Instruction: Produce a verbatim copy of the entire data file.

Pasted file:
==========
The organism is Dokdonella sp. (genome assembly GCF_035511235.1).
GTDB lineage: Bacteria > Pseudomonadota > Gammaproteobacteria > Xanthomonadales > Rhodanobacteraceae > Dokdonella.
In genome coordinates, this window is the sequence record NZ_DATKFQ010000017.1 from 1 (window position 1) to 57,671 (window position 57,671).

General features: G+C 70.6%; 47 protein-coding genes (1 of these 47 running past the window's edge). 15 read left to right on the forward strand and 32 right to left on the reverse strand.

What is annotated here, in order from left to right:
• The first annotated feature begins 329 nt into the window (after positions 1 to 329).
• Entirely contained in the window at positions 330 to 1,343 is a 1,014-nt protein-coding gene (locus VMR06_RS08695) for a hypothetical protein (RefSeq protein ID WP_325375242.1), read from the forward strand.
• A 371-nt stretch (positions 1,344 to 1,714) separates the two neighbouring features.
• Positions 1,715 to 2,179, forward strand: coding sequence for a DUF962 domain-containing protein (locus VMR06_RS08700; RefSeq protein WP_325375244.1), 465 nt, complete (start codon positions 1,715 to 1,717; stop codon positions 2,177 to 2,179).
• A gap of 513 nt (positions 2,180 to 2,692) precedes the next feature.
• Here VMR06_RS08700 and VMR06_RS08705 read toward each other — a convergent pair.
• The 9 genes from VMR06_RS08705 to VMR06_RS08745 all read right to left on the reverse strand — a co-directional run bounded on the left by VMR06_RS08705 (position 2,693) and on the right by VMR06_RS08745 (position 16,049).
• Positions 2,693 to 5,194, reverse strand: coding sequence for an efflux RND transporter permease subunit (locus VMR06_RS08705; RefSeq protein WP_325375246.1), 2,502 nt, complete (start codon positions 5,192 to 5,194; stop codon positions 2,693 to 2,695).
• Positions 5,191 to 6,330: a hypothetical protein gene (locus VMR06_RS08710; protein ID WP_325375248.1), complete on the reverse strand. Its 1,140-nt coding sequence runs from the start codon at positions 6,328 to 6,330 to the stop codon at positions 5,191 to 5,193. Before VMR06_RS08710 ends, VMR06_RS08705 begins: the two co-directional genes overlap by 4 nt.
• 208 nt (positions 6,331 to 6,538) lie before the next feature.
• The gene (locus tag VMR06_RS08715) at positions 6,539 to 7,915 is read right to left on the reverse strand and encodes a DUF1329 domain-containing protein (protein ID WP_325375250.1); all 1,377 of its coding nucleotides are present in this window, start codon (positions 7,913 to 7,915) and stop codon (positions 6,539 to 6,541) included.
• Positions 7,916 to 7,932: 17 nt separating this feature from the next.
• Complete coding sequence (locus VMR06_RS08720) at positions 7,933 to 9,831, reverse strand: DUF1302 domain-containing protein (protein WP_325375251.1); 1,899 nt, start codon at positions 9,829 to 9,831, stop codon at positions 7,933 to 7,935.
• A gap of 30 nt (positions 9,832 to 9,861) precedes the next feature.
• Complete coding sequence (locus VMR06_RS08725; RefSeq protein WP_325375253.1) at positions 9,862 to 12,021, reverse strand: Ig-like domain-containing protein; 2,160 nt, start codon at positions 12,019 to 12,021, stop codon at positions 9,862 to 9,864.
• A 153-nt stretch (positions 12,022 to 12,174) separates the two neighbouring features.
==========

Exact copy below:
The organism is Dokdonella sp. (genome assembly GCF_035511235.1).
GTDB lineage: Bacteria > Pseudomonadota > Gammaproteobacteria > Xanthomonadales > Rhodanobacteraceae > Dokdonella.
In genome coordinates, this window is the sequence record NZ_DATKFQ010000017.1 from 1 (window position 1) to 57,671 (window position 57,671).

General features: G+C 70.6%; 47 protein-coding genes (1 of these 47 running past the window's edge). 15 read left to right on the forward strand and 32 right to left on the reverse strand.

What is annotated here, in order from left to right:
• The first annotated feature begins 329 nt into the window (after positions 1 to 329).
• Entirely contained in the window at positions 330 to 1,343 is a 1,014-nt protein-coding gene (locus VMR06_RS08695) for a hypothetical protein (RefSeq protein ID WP_325375242.1), read from the forward strand.
• A 371-nt stretch (positions 1,344 to 1,714) separates the two neighbouring features.
• Positions 1,715 to 2,179, forward strand: coding sequence for a DUF962 domain-containing protein (locus VMR06_RS08700; RefSeq protein WP_325375244.1), 465 nt, complete (start codon positions 1,715 to 1,717; stop codon positions 2,177 to 2,179).
• A gap of 513 nt (positions 2,180 to 2,692) precedes the next feature.
• Here VMR06_RS08700 and VMR06_RS08705 read toward each other — a convergent pair.
• The 9 genes from VMR06_RS08705 to VMR06_RS08745 all read right to left on the reverse strand — a co-directional run bounded on the left by VMR06_RS08705 (position 2,693) and on the right by VMR06_RS08745 (position 16,049).
• Positions 2,693 to 5,194, reverse strand: coding sequence for an efflux RND transporter permease subunit (locus VMR06_RS08705; RefSeq protein WP_325375246.1), 2,502 nt, complete (start codon positions 5,192 to 5,194; stop codon positions 2,693 to 2,695).
• Positions 5,191 to 6,330: a hypothetical protein gene (locus VMR06_RS08710; protein ID WP_325375248.1), complete on the reverse strand. Its 1,140-nt coding sequence runs from the start codon at positions 6,328 to 6,330 to the stop codon at positions 5,191 to 5,193. Before VMR06_RS08710 ends, VMR06_RS08705 begins: the two co-directional genes overlap by 4 nt.
• 208 nt (positions 6,331 to 6,538) lie before the next feature.
• The gene (locus tag VMR06_RS08715) at positions 6,539 to 7,915 is read right to left on the reverse strand and encodes a DUF1329 domain-containing protein (protein ID WP_325375250.1); all 1,377 of its coding nucleotides are present in this window, start codon (positions 7,913 to 7,915) and stop codon (positions 6,539 to 6,541) included.
• Positions 7,916 to 7,932: 17 nt separating this feature from the next.
• Complete coding sequence (locus VMR06_RS08720) at positions 7,933 to 9,831, reverse strand: DUF1302 domain-containing protein (protein WP_325375251.1); 1,899 nt, start codon at positions 9,829 to 9,831, stop codon at positions 7,933 to 7,935.
• A gap of 30 nt (positions 9,832 to 9,861) precedes the next feature.
• Complete coding sequence (locus VMR06_RS08725; RefSeq protein WP_325375253.1) at positions 9,862 to 12,021, reverse strand: Ig-like domain-containing protein; 2,160 nt, start codon at positions 12,019 to 12,021, stop codon at positions 9,862 to 9,864.
• A 153-nt stretch (positions 12,022 to 12,174) separates the two neighbouring features.